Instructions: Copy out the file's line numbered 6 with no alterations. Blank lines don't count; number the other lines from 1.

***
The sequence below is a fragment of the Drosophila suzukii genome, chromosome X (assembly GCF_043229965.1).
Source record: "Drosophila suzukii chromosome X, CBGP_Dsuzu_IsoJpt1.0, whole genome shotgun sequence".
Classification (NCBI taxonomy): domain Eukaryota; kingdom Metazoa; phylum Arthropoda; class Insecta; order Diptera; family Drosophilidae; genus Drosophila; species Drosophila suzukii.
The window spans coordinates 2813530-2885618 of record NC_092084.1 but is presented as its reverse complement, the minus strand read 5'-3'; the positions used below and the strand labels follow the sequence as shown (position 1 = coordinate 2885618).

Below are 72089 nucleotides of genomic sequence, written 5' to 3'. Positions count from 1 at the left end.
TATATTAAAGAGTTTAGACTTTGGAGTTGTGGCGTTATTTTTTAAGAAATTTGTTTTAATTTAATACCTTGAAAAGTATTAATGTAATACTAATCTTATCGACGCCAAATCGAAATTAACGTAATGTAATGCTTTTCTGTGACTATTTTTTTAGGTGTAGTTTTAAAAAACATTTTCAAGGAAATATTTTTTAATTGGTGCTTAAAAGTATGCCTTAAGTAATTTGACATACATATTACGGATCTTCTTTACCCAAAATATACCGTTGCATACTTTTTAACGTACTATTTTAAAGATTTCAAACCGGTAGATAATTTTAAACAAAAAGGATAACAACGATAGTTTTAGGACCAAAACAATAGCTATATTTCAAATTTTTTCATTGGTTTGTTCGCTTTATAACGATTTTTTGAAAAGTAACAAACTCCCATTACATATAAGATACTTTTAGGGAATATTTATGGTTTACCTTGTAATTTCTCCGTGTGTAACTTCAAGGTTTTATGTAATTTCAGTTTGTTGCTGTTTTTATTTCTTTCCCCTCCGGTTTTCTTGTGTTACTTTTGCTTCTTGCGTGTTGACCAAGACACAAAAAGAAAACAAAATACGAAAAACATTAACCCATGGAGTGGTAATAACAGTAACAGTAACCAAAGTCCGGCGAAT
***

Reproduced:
TATATTAAAGAGTTTAGACTTTGGAGTTGTGGCGTTATTTTTTAAGAAATTTGTTTTAATTTAATACCTTGAAAAGTATTAATGTAATACTAATCTTATCGACGCCAAATCGAAATTAACGTAATGTAATGCTTTTCTGTGACTATTTTTTTAGGTGTAGTTTTAAAAAACATTTTCAAGGAAATATTTTTTAATTGGTGCTTAAAAGTATGCCTTAAGTAATTTGACATACATATTACGGATCTTCTTTACCCAAAATATACCGTTGCATACTTTTTAACGTACTATTTTAAAGATTTCAAACCGGTAGATAATTTTAAACAAAAAGGATAACAACGATAGTTTTAGGACCAAAACAATAGCTATATTTCAAATTTTTTCATTGGTTTGTTCGCTTTATAACGATTTTTTGAAAAGTAACAAACTCCCATTACATATAAGATACTTTTAGGGAATATTTATGGTTTACCTTGTAATTTCTCCGTGTGTAACTTCAAGGTTTTATGTAATTTCAGTTTGTTGCTGTTTTTATTTCTTTCCCCTCCGGTTTTCTTGTGTTACTTTTGCTTCTTGCGTGTTGACCAAGACACAAAAAGAAAACAAAATACGAAAAACATTAACCCATGGAGTGGTAATAACAGTAACAGTAACCAAAGTCCGGCGAAT